Yeah, that was cool. But then my family came an hour and a half later, and then they took you to the East Room where the ceremony is and they took you through the whole process. It’s all like a fairytale. My two sons and my wife were there. He (Obama) actually mentioned me in his speech. He mentioned three people, which is cool. My son took a whole bunch of pictures. It’s awesome.
After that, they asked us to go to the Blue Room, and then they said we’re going to have a picture taken with the president one-on-one. And that’s when I had a private moment with him, so I said, 'OK, this is my chance to ask him to sign the program.' You can’t do it in front of the ceremony. It’s too awkward. So, I said, ‘OK, Mr. President, would you mind signing my program?’ He said, ‘Sure, just tell one of my aides to get the program and I’ll sign it.'
He was very nice. He was having photographs with each of us, and then he had group photographs taken. At the end, he’s leaving the room and he turns to me and says, ‘I’ll take care of that for you.’ He remembered. I said, ‘Wow! This is cool.’ I said, ‘Thank you, Mr. President,’ and I started following him, and they said, ‘No, don’t follow him. We’ll bring it to you. You go to the reception.’ So, sure enough, one of them came later and there it was, and I said, ‘Wow, how nice of him.’ That’s awesome.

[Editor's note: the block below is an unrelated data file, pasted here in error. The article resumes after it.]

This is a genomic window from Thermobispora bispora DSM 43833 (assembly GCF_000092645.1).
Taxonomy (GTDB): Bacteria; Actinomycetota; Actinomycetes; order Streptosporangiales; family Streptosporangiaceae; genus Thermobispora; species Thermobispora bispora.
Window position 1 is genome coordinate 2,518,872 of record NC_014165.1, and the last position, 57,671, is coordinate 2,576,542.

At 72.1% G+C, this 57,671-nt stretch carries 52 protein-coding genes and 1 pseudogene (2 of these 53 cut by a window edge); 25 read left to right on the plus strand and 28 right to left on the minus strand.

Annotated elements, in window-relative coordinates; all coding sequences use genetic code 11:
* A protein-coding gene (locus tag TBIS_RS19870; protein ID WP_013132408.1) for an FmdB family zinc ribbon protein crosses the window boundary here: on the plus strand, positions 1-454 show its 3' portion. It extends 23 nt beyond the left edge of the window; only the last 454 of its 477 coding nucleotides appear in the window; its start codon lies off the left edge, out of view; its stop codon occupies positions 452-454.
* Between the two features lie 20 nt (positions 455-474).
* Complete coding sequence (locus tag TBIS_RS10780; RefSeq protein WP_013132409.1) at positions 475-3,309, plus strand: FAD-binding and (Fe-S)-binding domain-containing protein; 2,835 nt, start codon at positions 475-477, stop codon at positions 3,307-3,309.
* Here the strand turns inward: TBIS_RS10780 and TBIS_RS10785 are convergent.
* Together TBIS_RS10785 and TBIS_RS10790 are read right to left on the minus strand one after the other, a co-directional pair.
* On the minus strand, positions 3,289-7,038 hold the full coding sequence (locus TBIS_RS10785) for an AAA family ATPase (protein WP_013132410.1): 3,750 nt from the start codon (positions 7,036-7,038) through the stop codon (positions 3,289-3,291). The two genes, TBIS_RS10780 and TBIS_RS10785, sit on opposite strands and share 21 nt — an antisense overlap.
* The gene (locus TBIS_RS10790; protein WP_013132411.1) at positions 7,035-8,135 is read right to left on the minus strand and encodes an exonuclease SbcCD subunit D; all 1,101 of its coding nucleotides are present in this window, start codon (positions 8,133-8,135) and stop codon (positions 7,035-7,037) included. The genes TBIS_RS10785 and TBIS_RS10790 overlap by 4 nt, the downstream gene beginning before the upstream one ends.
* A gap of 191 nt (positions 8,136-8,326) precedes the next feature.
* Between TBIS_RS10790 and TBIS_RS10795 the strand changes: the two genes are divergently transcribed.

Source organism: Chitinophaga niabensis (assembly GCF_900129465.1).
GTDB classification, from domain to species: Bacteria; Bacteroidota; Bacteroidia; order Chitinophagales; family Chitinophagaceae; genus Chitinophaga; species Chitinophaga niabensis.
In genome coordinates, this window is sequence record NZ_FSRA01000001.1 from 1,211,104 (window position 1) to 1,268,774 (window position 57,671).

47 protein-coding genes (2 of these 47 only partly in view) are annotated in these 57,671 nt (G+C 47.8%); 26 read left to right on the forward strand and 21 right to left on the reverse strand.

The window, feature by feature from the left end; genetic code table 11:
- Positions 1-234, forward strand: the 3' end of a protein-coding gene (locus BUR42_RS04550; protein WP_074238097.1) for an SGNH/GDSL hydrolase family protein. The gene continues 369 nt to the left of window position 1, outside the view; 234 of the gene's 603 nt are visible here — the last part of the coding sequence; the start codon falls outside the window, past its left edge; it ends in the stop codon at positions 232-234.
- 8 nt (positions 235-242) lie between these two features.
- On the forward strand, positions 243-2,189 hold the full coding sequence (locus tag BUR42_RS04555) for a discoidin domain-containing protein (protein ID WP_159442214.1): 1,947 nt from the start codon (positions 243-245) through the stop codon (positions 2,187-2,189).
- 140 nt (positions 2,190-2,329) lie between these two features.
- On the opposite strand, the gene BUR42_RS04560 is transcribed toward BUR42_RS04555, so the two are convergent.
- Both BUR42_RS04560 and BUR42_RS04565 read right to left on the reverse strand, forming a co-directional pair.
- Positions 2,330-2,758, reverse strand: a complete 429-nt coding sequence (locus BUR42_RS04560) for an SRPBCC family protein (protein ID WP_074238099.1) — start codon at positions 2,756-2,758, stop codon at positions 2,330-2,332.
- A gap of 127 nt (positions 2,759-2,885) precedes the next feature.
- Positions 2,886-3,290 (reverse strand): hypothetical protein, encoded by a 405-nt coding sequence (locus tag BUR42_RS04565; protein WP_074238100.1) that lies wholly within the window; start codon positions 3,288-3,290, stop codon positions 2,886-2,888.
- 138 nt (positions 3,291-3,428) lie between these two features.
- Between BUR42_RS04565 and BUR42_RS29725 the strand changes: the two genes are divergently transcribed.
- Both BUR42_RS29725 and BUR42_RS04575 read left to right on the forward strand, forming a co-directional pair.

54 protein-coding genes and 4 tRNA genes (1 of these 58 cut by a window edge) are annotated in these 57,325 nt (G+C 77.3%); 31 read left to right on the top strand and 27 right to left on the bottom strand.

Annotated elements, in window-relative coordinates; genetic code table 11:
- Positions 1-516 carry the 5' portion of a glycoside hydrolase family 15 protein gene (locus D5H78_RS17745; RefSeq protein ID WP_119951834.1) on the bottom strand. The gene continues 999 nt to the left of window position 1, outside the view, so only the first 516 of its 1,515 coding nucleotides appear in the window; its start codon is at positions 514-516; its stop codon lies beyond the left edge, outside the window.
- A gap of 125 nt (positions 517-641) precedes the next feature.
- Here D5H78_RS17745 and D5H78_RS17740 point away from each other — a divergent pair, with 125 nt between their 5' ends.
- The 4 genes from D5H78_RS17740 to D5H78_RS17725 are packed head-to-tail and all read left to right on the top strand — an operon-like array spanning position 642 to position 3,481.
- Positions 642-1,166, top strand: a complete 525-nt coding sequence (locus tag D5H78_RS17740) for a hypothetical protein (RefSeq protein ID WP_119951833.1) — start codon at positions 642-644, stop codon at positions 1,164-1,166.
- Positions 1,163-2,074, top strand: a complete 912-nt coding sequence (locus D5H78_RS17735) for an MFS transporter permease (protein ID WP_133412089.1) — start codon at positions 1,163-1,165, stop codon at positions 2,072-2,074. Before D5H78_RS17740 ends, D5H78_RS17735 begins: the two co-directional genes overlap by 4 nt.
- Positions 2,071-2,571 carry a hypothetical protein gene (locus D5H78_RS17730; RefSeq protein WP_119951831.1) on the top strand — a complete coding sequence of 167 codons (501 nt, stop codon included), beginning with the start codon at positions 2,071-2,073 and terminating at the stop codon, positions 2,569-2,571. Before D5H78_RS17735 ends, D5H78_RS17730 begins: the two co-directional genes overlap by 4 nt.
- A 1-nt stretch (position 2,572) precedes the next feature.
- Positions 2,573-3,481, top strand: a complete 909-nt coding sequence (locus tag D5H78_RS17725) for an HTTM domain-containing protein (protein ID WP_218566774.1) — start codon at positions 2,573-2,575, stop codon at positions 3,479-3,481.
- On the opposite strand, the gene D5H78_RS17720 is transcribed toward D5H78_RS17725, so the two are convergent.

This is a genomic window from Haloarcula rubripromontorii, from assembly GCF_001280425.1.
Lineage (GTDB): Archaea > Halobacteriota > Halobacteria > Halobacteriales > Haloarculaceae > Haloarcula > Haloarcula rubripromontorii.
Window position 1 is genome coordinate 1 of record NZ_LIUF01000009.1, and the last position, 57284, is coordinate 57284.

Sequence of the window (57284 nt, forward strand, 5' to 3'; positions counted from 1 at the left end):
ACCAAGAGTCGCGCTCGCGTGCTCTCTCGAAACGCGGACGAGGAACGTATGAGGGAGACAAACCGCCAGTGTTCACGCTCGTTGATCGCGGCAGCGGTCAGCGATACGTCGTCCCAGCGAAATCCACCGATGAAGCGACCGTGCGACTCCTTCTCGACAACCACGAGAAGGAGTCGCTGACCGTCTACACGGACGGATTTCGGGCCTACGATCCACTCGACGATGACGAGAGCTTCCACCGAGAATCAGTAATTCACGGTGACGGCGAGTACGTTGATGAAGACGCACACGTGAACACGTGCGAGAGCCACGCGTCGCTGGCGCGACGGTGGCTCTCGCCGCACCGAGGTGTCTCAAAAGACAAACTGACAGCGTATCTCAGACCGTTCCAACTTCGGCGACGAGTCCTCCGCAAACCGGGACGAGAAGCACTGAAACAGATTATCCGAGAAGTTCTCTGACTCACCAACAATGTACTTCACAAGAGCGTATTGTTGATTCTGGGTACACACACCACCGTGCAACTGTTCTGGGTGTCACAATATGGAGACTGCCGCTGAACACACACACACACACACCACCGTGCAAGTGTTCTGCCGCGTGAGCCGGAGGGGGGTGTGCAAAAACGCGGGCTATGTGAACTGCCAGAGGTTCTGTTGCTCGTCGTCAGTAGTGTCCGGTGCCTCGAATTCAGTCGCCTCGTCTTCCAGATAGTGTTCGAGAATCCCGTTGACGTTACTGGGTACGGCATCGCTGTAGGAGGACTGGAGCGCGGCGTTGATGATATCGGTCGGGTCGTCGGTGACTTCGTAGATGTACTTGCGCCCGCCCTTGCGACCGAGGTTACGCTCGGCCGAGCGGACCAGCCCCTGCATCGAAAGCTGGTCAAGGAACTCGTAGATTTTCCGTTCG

What do you think is one of the most important advances in electrical engineering in your lifetime?
In my lifetime? Oh, wow. There’s so many. It’d be hard to pick something. In my lifetime, since I was born, the whole semiconductor revolution, of course, is what I’ve been involved in. That’s up there in my field. Of course, the whole computer revolution starting from (Steve) Jobs creating the Apple computer and making it accessible to people. And then, I would say the whole Internet. That has had such a huge enabling influence on people.
Is there anything that hasn’t been created that you wish would be?
If I did, I would patent it (laughs). No, I can’t predict the future. As people, predicting the future is the hardest thing you can do.
If you weren’t an electrical engineer, what do you think you’d want to do?
When I was at my bachelor’s, I discovered the Feynman lectures in physics. They’re very famous. I found these books, and I started reading them. It just blew me away. It was so fascinating, just the way he explains things and all the insights he provides into everyday things that are happening. It’s just amazing.
So, I said, ‘Hey, I think I want to do physics! Forget about this electrical engineering stuff.’ But in India, once you choose a curriculum, it’s very rigid. You can’t transfer. You can’t move. So, I would have to move out of that school to another school. So, I said, ‘Hey, what’s closest to physics in electrical engineering?’ Semiconductors. They’re full of interesting physics.